The prevalence of growth hormone (GH)-secreting pituitary adenoma is around 11-13% of all pituitary adenomas. Giant GH-secreting pituitary adenomas (≥ 4 cm) are rare tumors, and its prevalence of among acromegalic patients is <5%.
This is a retrospective cohort study including patients with giant GH-secreting pituitary adenomas. The study population consisted of 10 patients (5 M/5 F). The mean age at diagnosis was 33.0±12.9 yrs (11-55 yrs). The mean delay between first symptom onset and diagnosis was 2.9 years. The most frequent symptoms were acral enlargement and facial changes (80%), followed by headache (70%) and visual deterioration (50%). One patient had epilepsy. Amenorrhea was presented in three females but obvious galactorrhea in two. The mean adenoma diameter was 42.6±4.7 mm (40-51 mm) at diagnosis. The vast majority of adenomas presented suprasellar extension (100%) or cavernous sinus invasion (80%). Cystic adenomas accounted for 50%. At presentation, mean GH and IGF-1 levels were 40.0±21.4 ng/mL (14.8-51.0) and 2.62±1.09 x ULN (1.08-3.96), respectively. Six patients presented with PRL cosecretion. At diagnosis maximal tumor diameter was not correlated with GH or IGF-1 levels.
All patients underwent pituitary surgery as first-line treatment. Three cases were treated with an endoscopic approach and four cases with a microscopic approach. Transcranial approach was also employed in three cases. Postoperative mean GH and IGF-1 levels were 14.9±16.1 ng/mL (0.6-51.0) and 2.25.±0.82 x ULN (1.48-3.74), respectively. After first surgery, only one patient had more than 50% reduction in IGF-1 levels. Five patients (50%) underwent repeat surgery on two to three procedures because remission was not achieved. Postoperative somatostatin receptor ligands (SRLs) were used by all patients. Six patients were treated with dopamine agonist in combination with SRL. Six patients (60%) received postoperative radiotherapy.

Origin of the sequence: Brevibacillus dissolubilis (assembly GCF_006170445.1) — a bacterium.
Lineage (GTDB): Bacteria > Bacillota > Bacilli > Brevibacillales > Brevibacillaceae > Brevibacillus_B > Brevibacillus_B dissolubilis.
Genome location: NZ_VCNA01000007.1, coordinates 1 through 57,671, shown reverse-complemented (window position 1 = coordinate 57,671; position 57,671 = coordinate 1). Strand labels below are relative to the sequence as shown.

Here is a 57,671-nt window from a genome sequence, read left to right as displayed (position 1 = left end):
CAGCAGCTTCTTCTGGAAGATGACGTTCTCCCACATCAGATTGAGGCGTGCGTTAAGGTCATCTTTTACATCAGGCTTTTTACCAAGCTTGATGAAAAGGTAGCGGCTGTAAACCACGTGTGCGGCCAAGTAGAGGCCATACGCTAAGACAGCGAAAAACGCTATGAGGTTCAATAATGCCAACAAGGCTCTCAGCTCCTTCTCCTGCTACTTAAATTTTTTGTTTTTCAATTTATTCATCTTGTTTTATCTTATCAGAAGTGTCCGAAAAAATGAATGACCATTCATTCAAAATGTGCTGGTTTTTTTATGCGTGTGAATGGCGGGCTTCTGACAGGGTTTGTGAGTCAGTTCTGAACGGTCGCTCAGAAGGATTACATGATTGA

The mean follow-up period was 12.6±5.3 yrs (4-21 yrs). The mean GH and IGF-1 levels were 1.47±1.54 ng/mL (0.08-5.25) and 0.73±0.44 x ULN (0.08-1.56), respectively at the last visit. Residual adenoma was present at the last MRI in eight patients (mean diameter 9.0±3.6 mm). Panhypopituitarism rose from 10% at baseline to 30% at the last visit. During follow-up, one patient diagnosed breast cancer, while another diagnosed thyroid papillary cancer.
Giant GH-secreting pituitary adenomas can have a clinically aggressive behavior with mass effect. Moreover, treatment in patients with giant GH-secreting pituitary adenoma is complex and multimodal therapy is necessary.